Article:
Mourners are gathering in Moscow for the funeral of Russian opposition leader Boris Nemtsov, who was shot dead four days ago, according to Sky News.
Long queues are forming outside the Sakharov Center in central Moscow where Mr Nemtsov’s body is lying in state ahead of a funeral later this afternoon.
The former deputy prime minister and long-time critic of Russian president Vladimir Putin was gunned down on a bridge near the Kremlin while walking with his girlfriend late on Friday.
No suspects have been arrested following the murder, considered the most shocking political assassination of Mr Putin’s rule.
Sky News’ Moscow Correspondent Katie Stallard, who is at the Sakharov Centre, said people have been queuing since the early hours of the morning to pay their respects to Mr Nemtsov, 55.
Many are carrying carnations, the traditional flower of mourning in Russia.
Leading Russian opposition figures have suggested the murder was politically motivated, although authorities say it could have been a provocation aimed at tarnishing Mr Putin’s image.
The chief witness to the killing, Mr Nemtsov’s Ukrainian girlfriend Anna Duritskaya, who has now left Rusia after claiming she was barred from leaving by investigators, has said she did not catch sight of the killers.
The Kremlin has pledged to hold a full investigation into what Russian foreign minister Sergey Lavrov has described as a “heinous crime”.
Although one mourner told Sky’s Katie Stallard she did not feel confident the killers would be brought to justice.
“Even if we have some results, I wouldn’t be able to trust them,” she said.
Several leading international figures are among the crowds of mourners, including former British prime minister John Major and US ambassador John Tefft.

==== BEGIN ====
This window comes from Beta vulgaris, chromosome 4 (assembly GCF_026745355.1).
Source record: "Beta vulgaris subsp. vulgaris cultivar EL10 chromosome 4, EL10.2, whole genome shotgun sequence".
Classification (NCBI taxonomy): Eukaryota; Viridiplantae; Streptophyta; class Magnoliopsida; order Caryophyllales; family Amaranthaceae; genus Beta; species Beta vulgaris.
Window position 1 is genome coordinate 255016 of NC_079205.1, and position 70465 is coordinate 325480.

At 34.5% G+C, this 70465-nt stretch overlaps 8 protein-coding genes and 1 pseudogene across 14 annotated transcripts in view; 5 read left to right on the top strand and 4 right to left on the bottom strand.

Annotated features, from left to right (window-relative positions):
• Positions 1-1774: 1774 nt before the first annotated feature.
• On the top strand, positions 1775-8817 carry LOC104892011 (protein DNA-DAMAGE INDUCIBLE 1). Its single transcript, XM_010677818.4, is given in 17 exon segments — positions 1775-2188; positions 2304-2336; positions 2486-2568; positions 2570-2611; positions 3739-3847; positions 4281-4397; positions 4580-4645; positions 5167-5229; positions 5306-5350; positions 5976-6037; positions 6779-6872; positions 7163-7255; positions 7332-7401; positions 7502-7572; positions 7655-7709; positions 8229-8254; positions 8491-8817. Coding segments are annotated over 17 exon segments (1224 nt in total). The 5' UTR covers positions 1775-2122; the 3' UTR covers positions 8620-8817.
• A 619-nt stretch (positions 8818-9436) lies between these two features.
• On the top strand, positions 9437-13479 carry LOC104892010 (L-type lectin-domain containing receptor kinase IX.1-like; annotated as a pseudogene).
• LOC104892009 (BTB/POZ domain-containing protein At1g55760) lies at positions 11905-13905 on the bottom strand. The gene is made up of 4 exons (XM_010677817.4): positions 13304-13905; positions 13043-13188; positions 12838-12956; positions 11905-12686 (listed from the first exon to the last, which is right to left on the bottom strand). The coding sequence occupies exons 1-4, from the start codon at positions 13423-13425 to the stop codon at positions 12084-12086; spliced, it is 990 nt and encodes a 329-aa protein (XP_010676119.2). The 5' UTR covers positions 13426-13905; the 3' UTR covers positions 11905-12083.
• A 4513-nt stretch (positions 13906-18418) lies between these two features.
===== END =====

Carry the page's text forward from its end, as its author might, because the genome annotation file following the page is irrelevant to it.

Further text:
However a number of Polish and Latvian officials say they have been barred from entering Russia to attend the funeral due to take place in Moscow’s Troekurovskoye cemetery.
Poland’s foreign ministry said Polish senate speaker Bogdan Borusewicz was refused entry in retaliation for European Union sanctions over Ukraine.
Latvian MEP Sandra Kalniete said she was not given a reasonable explanation for the ban, but told news agency AFP she thought her “clear and explicit” opposition to Russia’s actions in Ukraine may have played a role.
According to colleagues, Mr Nemtsov had been working on a report which apparently included concrete evidence that Russia was directly involved in the separatist movement which erupted in Ukraine last year.
He had also spoken of his fear of assassination following the murders of a string of other prominent opposition figures since Mr Putin came to power 15 years ago.
On Sunday tens of thousands of protesters marched through the streets of central Moscow to honour his legacy. Opposition leaders said the protest was also aimed at stopping a “campaign of hate” directed at those who question Mr Putin’s rule.
Many of the demonstrators carried portraits Mr Nemtsov, as well as placards declaring “I am not afraid” and “He died for Russia’s future”.